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The Passenger

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Several months ago a friend of mine alerted me to a puzzling incident on an inner-city bus. Being a bus driver himself, he had heard many of the usual generic stories that would be exchanged around the depot – muggings, broken windows, the occasional couple attempting drunken sex; some drivers even spoke of ghostly passengers who would pay their fare, take a seat on the upper deck, and then vanish without a trace.

Those latter stories were of a kind which my friend enjoyed hearing but never took seriously, considering them to be merely fictitious entertainment shared amongst co-workers, alleviating the tediousness of an empty depot at night. That was, until a fellow driver told him about Ruby. So intrigued by the account was I, that I took the time to contact all involved, piecing together what occurred as best I could.


Ruby was a pleasant woman, even though she had reason not to be. In her early 40's, life was much harder than it should have been; each day a struggle. Burdened by relative poverty since a child, she was compelled to spend most of her time scrimping and saving via two endless jobs, both of which she found neither well paid nor enjoyable, but her current financial situation dictated the need.

During the day she worked as many hours as possible at a supermarket, stocking shelves and occasionally bagging groceries at the checkout for customers. At night she would attend her second job as a cleaner at a factory manufacturing, of all things, cleaning products; the irony was not lost on her, and neither was the tediousness of it all.

At the end of each drawn out, tiresome day, Ruby would return home at night via a long and vapid bus journey, with just enough time to kiss her 13 year old daughter Angela on the head, whispering ‘sweet dreams’ to her as she slept, before herself turning in. This short, private moment of affection was what carried Ruby through her day, as it was for her daughter that she struggled.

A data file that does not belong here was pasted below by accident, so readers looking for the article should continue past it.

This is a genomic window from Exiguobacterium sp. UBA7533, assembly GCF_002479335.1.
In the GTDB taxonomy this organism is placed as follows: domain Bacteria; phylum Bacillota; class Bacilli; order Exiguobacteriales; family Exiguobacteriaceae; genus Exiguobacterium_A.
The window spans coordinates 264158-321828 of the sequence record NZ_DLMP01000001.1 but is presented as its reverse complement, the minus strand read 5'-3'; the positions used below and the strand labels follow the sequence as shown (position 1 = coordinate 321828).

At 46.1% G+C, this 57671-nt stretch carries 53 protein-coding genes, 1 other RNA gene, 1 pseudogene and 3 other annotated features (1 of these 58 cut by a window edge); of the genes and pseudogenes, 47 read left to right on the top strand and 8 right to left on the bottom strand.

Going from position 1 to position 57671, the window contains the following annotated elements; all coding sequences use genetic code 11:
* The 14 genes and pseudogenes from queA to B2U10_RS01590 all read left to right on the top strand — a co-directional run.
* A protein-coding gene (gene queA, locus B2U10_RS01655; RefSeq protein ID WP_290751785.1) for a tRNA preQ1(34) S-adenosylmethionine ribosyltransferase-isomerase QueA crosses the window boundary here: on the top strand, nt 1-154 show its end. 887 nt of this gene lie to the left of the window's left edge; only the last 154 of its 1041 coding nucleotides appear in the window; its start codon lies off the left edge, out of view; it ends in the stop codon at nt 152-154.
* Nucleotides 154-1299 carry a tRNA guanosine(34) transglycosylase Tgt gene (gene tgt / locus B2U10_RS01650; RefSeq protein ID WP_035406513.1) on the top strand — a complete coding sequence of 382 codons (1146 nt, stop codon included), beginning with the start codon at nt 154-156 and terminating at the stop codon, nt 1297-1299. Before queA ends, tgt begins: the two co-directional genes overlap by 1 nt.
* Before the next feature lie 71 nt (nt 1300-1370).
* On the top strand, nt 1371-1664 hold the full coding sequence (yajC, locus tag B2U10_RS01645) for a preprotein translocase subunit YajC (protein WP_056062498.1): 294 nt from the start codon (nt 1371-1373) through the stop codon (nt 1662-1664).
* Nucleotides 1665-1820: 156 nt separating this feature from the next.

Angela’s father had abandoned her when she was just two years old, and with no other family to speak of – at least none who could be relied upon – Ruby was left to work her fingers to the bone each day, clothing and feeding her daughter while paying for a series of crippling medical bills brought about by the child’s severe asthma. She of course did not grudge the situation, for her daughter’s condition had improved markedly and that sentiment meant more to her than any amount of work or hardship ever could.

One night, Ruby was asked to work a few extra hours at the factory. While she was perpetually exhausted and yearned even for the most meager of rests, she accepted the offer gratefully as more hours meant less debt; she simply could not afford to decline the opportunity.

At 11:37 P.M. following the end of her shift, she stood at the nearest bus stop, illuminated by an overhead street lamp in the darkness, waiting with heavy eyelids for the last bus of the night to arrive. Thankfully, the wait was not long and soon the elongated vehicle cumbersomely inched up the road, slowing before stopping, opening its hydraulic doors with a hiss, welcoming her into its embrace.

The driver, a balding and irritable man who appeared equally as tired as she did, grumbled for Ruby to pay her fare – which she did after rifling through her handbag for what seemed an age, finally producing the desired amount of loose change, much to the driver’s annoyance.

In a dazed lethargy she wandered down the aisle, taking a seat next to a window at the back. As she prepared herself for the long boring route home, the vehicle shuddered back into life, pulling away from the pavement as the doors sealed shut, stumbling with unsure progress on the last leg of its journey for the night.

The engine growled, the vibrations climbing up the frame of the bus, rattling the windows slightly and causing the seat, which Ruby now slumped in, to quiver in response. The vehicle had seen better days and was clearly reaching the end of its life; the grime on the windows and floor was a congealed reminder of the countless thousands who had sat in each of the seats, weary and thinking of home – discarded gum stuck to a shoe, the murmured grievances of its passengers vented daily – yet at night the enclosed frame of rusting and neglected metal seemed almost serene in its apparent emptiness.